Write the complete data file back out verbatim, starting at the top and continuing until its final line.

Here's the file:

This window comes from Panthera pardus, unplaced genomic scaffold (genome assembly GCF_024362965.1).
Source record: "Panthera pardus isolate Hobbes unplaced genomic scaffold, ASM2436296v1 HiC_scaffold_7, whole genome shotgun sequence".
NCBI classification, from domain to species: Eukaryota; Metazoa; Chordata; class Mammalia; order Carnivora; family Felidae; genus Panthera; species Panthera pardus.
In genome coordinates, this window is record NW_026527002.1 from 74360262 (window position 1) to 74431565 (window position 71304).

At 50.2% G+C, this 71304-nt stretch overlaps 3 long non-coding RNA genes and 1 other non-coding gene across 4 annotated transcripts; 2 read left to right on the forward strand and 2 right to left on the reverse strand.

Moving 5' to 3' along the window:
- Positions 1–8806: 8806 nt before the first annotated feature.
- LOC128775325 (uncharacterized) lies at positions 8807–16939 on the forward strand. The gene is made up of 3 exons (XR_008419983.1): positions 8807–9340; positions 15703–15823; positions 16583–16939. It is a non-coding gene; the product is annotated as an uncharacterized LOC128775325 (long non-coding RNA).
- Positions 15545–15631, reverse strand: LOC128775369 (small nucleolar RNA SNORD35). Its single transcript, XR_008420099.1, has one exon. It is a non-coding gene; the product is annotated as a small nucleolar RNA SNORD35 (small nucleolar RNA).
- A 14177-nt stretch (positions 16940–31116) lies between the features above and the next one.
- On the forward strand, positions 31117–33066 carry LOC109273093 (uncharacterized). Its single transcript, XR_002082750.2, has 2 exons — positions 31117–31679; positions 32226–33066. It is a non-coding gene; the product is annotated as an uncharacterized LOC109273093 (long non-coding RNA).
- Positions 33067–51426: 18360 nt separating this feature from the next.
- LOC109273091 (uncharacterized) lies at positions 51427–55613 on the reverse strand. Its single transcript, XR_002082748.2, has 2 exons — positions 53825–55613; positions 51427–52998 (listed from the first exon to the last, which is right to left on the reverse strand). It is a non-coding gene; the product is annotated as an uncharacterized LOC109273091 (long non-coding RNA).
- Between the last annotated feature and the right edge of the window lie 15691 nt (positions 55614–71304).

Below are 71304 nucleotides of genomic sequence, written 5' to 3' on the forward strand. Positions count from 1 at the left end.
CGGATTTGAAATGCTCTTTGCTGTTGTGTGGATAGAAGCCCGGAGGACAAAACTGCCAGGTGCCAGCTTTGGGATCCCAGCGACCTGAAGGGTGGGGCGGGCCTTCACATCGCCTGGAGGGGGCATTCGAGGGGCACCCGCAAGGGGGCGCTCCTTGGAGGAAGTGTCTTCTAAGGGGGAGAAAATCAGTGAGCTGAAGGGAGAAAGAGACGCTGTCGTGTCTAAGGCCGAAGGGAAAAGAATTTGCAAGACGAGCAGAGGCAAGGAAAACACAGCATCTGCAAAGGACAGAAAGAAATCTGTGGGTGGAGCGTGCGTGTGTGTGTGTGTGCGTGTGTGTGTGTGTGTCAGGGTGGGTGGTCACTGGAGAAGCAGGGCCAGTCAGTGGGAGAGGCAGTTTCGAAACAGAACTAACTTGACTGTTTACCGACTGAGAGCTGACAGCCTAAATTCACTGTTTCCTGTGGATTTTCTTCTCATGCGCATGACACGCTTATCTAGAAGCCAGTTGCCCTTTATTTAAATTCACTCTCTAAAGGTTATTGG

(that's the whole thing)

This window comes from Panthera pardus, unplaced genomic scaffold (genome assembly GCF_024362965.1).
Source record: "Panthera pardus isolate Hobbes unplaced genomic scaffold, ASM2436296v1 HiC_scaffold_7, whole genome shotgun sequence".
NCBI classification, from domain to species: Eukaryota; Metazoa; Chordata; class Mammalia; order Carnivora; family Felidae; genus Panthera; species Panthera pardus.
In genome coordinates, this window is record NW_026527002.1 from 74360262 (window position 1) to 74431565 (window position 71304).

At 50.2% G+C, this 71304-nt stretch overlaps 3 long non-coding RNA genes and 1 other non-coding gene across 4 annotated transcripts; 2 read left to right on the forward strand and 2 right to left on the reverse strand.

Moving 5' to 3' along the window:
- Positions 1–8806: 8806 nt before the first annotated feature.
- LOC128775325 (uncharacterized) lies at positions 8807–16939 on the forward strand. The gene is made up of 3 exons (XR_008419983.1): positions 8807–9340; positions 15703–15823; positions 16583–16939. It is a non-coding gene; the product is annotated as an uncharacterized LOC128775325 (long non-coding RNA).
- Positions 15545–15631, reverse strand: LOC128775369 (small nucleolar RNA SNORD35). Its single transcript, XR_008420099.1, has one exon. It is a non-coding gene; the product is annotated as a small nucleolar RNA SNORD35 (small nucleolar RNA).
- A 14177-nt stretch (positions 16940–31116) lies between the features above and the next one.
- On the forward strand, positions 31117–33066 carry LOC109273093 (uncharacterized). Its single transcript, XR_002082750.2, has 2 exons — positions 31117–31679; positions 32226–33066. It is a non-coding gene; the product is annotated as an uncharacterized LOC109273093 (long non-coding RNA).
- Positions 33067–51426: 18360 nt separating this feature from the next.
- LOC109273091 (uncharacterized) lies at positions 51427–55613 on the reverse strand. Its single transcript, XR_002082748.2, has 2 exons — positions 53825–55613; positions 51427–52998 (listed from the first exon to the last, which is right to left on the reverse strand). It is a non-coding gene; the product is annotated as an uncharacterized LOC109273091 (long non-coding RNA).
- Between the last annotated feature and the right edge of the window lie 15691 nt (positions 55614–71304).

Below are 71304 nucleotides of genomic sequence, written 5' to 3' on the forward strand. Positions count from 1 at the left end.
CGGATTTGAAATGCTCTTTGCTGTTGTGTGGATAGAAGCCCGGAGGACAAAACTGCCAGGTGCCAGCTTTGGGATCCCAGCGACCTGAAGGGTGGGGCGGGCCTTCACATCGCCTGGAGGGGGCATTCGAGGGGCACCCGCAAGGGGGCGCTCCTTGGAGGAAGTGTCTTCTAAGGGGGAGAAAATCAGTGAGCTGAAGGGAGAAAGAGACGCTGTCGTGTCTAAGGCCGAAGGGAAAAGAATTTGCAAGACGAGCAGAGGCAAGGAAAACACAGCATCTGCAAAGGACAGAAAGAAATCTGTGGGTGGAGCGTGCGTGTGTGTGTGTGTGCGTGTGTGTGTGTGTGTCAGGGTGGGTGGTCACTGGAGAAGCAGGGCCAGTCAGTGGGAGAGGCAGTTTCGAAACAGAACTAACTTGACTGTTTACCGACTGAGAGCTGACAGCCTAAATTCACTGTTTCCTGTGGATTTTCTTCTCATGCGCATGACACGCTTATCTAGAAGCCAGTTGCCCTTTATTTAAATTCACTCTCTAAAGGTTATTGG